Page 32

StudentProfile

A Dual Leader

Zack Hedrick established a reputation both at OU and within Gaylord College BY Marley Dablo

G

aylord College had the privilege of claiming one of the university’s most recognized leaders: former Pride of Oklahoma drum major Zack Hedrick. The broadcast journalism alumnus established a hard-working reputation, and his numerous commitments included Gaylord Ambassador, intern for KOCO news in

Oklahoma City and play-by-play announcer for the OU Hockey Club.

Hedrick says his decision to become so involved was driven by seeing other students enjoying their experiences and having fun. His motivation to join the Pride came from the desire to be a part of the university. “Getting into football games for free for four years isn’t a bad deal, either,” Hedrick said. “The Pride was great because that in itself was like a fraternity, and you meet so many different people from all over the country.” Hedrick also worked for the university’s paper and radio station, and helped out at the college’s TV station, OU Nightly. “I always find a way to keep myself busy, I guess,” Hedrick said. “My friends always tease me about never having down time and that I’m always finding something to do. … They say ‘You wouldn’t be Zack without being busy.’” Hedrick laughs when asked about how he finds time to balance everything. He says his philosophy is that everything works out in the end. “I do balance [my time], and every now and then I take time to do whatever I want and decompress,” he said. “I think everybody needs that every once in a while.” However, he says he manages to find the time to do everything, even if it means compromising sleep or putting in more work. “When it gets down to the nitty-gritty, I know that I’m going to work hard, harder than anybody else and it will get done,” Hedrick said. Hedrick says he is not one to toot his own horn, but if he had to choose, he says his work ethic is what makes him stand out among other students. Hedrick also makes an effort to just have some fun. “If you take something out of it, something positive out of the day, you know, it makes you not think about all the crap that you had to go through and all that made you hate it, so when you look back on it, you don’t remember all the bad stuff,” Hedrick says. Hedrick tries to live by two simple points: work hard and have fun. He learned to balance both in order make the most of his college experience at OU.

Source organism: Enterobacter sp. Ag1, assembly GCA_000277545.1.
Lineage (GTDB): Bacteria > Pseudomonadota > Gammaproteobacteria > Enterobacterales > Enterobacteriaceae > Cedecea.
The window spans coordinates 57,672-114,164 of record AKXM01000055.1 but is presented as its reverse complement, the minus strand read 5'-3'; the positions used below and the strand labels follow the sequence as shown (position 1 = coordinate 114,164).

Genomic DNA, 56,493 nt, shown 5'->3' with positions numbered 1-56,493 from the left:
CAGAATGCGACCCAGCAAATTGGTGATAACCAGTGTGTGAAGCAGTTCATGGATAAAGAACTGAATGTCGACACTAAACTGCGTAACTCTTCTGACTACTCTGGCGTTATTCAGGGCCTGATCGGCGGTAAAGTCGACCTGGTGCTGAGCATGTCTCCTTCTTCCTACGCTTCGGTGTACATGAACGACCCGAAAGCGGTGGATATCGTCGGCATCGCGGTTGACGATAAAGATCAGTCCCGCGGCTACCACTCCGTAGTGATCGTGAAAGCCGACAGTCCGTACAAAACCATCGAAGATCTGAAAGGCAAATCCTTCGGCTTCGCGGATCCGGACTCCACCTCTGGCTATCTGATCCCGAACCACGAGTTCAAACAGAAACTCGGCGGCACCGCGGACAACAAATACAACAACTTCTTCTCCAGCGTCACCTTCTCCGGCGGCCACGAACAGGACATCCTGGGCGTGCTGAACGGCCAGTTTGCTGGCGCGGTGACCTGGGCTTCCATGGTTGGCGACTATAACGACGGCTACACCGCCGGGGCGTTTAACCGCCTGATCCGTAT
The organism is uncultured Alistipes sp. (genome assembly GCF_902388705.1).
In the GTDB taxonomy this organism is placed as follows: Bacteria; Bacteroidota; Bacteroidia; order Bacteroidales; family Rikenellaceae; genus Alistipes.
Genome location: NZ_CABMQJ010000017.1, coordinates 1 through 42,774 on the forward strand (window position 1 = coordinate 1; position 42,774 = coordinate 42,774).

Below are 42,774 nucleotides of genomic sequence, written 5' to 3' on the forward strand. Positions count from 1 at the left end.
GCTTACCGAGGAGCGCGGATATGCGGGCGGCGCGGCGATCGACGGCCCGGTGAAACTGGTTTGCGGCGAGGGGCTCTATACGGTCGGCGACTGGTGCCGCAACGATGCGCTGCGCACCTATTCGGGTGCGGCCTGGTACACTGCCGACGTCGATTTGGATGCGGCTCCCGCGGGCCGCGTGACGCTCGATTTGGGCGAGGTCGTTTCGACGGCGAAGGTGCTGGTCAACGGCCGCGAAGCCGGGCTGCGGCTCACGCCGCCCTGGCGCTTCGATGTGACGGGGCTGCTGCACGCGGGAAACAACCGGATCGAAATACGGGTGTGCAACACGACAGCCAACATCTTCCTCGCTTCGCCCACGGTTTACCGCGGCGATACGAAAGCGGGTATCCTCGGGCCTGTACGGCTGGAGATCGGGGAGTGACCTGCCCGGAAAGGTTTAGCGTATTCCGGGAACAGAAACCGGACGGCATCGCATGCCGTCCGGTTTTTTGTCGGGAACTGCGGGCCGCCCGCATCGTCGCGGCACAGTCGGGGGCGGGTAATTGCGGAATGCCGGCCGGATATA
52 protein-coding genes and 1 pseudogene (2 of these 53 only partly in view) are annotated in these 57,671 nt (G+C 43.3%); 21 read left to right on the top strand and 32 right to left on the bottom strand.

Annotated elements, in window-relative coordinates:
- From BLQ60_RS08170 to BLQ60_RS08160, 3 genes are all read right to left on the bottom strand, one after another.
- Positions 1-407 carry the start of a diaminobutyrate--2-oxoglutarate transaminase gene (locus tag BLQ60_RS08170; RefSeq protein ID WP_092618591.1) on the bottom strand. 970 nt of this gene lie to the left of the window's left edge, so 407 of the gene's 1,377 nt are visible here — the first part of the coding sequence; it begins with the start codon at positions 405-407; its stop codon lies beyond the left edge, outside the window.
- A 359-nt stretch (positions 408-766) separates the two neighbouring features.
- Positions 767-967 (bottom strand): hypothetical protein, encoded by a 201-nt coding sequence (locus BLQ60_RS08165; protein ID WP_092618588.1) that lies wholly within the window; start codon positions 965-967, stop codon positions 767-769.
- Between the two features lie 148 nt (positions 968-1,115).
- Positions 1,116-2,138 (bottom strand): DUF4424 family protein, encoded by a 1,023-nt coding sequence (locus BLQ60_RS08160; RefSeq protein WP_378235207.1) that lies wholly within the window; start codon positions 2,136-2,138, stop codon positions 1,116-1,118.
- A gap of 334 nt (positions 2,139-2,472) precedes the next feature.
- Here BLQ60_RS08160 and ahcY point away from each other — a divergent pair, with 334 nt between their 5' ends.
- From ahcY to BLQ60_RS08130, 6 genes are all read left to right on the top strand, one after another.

32

“By no means do I think I’m the smartest kid in the class or the greatest news anchor that has ever walked onto the OU Nightly set … it’s all a result of hard work,” he says. Even Gaylord College Dean Joe Foote recognizes Hedrick’s hardworking personality. “I think that’s Zack,” he said. “I think wherever you put him, wherever he is, if he hadn’t come to us, that he would have been a very focused, determined young man who would excel. He is a good role model, he is totally dedicated to the field, to involvement of all kinds and to being a fine person.” Having graduated in May 2013, Hedrick says his experiences at Gaylord College and OU have prepared him to succeed in the future. He says his two greatest commitments, school and the Pride, have helped him develop in different ways. “Everything during my time here has prepared me and given me the experience to be able to go out and shoot a news story and turn it around to get it on the newscast,” Hedrick said. “And at the Pride, [I learned] how to be a member of something that is so much greater than yourself, and it gave me the opportunity to be a leader of my peers.” One recent experience, in particular, further increased his passion for journalism and made him truly appreciate all that the college has provided. “I went to the workshop that was held [at Gaylord Hall] over spring break,” Hederick said. “The National Press Photographers Association just totally changed my outlook of how I want my career to start. I want to establish myself as a great storyteller.” His dream job is to become a national play-by-play sportscaster, but he wants to start out by simply finding a job to tell people’s stories. Hedrick says being a Gaylord Ambassador has been a great experience as well. “Getting to know the faculty and being able to be so casual with them is really neat, because this place opens up so much more when you have those kind of relationships,” Hedrick said. For example, he gives credit to professor Mike Boettcher for bringing Hedrick his two internship opportunities. “If they didn’t [prepare me], I did something wrong,” Hedrick says. >>Continued on page 56

Pulse 2013  

Alumni magazine of the Gaylord College of Journalism and Mass Communication at the University of Oklahoma.

Advertisement